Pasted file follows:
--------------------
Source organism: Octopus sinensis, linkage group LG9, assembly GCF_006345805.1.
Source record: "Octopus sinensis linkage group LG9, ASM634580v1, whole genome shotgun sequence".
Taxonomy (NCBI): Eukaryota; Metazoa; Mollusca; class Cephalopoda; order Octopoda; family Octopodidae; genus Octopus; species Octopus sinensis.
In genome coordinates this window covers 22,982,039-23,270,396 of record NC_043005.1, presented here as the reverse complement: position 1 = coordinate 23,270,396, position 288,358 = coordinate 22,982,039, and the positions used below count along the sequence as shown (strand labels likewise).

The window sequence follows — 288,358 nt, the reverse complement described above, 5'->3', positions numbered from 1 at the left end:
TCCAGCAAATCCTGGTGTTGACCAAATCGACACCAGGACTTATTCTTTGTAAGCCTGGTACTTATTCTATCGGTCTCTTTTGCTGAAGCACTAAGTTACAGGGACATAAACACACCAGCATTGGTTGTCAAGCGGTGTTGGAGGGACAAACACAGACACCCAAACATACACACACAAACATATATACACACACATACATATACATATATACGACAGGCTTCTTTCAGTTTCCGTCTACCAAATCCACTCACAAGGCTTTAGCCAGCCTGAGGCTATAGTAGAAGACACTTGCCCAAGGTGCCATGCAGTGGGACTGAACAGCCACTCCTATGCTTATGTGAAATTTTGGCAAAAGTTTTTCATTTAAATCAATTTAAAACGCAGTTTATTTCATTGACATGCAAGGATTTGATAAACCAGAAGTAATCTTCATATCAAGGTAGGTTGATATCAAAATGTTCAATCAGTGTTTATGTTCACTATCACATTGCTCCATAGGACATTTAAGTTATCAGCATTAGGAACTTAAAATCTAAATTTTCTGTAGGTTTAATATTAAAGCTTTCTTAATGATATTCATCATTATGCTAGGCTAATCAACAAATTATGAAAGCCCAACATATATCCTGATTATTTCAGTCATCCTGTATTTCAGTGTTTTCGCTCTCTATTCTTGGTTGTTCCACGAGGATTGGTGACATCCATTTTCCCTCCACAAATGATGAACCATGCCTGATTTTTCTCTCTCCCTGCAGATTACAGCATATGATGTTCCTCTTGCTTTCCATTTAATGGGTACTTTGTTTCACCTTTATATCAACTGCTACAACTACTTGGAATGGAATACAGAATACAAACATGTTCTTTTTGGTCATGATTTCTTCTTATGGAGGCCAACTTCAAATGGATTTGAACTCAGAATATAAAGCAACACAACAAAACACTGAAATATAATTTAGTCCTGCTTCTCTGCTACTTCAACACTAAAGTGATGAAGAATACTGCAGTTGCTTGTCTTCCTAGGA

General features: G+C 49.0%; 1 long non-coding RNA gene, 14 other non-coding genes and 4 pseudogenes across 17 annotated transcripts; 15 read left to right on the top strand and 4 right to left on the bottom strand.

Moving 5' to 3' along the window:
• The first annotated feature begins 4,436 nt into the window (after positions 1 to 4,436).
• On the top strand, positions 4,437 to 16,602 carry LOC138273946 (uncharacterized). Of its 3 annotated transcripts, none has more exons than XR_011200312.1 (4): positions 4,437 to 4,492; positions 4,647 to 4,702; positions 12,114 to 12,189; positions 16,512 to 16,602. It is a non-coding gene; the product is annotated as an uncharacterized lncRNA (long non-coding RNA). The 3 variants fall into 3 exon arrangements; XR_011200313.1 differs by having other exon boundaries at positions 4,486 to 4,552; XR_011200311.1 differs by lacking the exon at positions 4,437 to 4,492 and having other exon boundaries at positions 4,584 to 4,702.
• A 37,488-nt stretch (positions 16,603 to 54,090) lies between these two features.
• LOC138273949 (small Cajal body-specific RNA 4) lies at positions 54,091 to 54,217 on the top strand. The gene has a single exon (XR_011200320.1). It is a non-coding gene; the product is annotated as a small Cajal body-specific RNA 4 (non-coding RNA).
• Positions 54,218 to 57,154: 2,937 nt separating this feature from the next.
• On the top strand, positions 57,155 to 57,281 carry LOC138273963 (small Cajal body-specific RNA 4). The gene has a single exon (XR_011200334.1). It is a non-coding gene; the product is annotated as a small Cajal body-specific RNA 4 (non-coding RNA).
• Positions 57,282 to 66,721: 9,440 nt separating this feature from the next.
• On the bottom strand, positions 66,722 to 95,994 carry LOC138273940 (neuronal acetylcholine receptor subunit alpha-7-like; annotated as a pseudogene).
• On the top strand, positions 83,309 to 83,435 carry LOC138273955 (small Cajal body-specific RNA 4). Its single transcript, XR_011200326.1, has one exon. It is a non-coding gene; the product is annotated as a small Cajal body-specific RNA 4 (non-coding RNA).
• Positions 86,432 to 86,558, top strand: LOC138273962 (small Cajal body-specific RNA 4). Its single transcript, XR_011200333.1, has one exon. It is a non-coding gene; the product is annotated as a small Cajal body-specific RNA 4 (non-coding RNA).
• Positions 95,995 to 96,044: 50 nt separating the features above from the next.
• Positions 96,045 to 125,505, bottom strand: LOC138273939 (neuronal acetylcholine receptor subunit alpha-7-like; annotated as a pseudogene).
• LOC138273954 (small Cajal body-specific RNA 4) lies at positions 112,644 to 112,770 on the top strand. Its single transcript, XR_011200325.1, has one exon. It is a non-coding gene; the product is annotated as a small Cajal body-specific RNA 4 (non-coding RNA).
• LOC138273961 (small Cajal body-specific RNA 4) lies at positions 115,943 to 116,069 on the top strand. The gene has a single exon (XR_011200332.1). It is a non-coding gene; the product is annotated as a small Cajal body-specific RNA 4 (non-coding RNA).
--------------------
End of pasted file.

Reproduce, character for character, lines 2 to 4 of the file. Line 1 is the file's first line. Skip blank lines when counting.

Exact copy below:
Source record: "Octopus sinensis linkage group LG9, ASM634580v1, whole genome shotgun sequence".
Taxonomy (NCBI): Eukaryota; Metazoa; Mollusca; class Cephalopoda; order Octopoda; family Octopodidae; genus Octopus; species Octopus sinensis.
In genome coordinates this window covers 22,982,039-23,270,396 of record NC_043005.1, presented here as the reverse complement: position 1 = coordinate 23,270,396, position 288,358 = coordinate 22,982,039, and the positions used below count along the sequence as shown (strand labels likewise).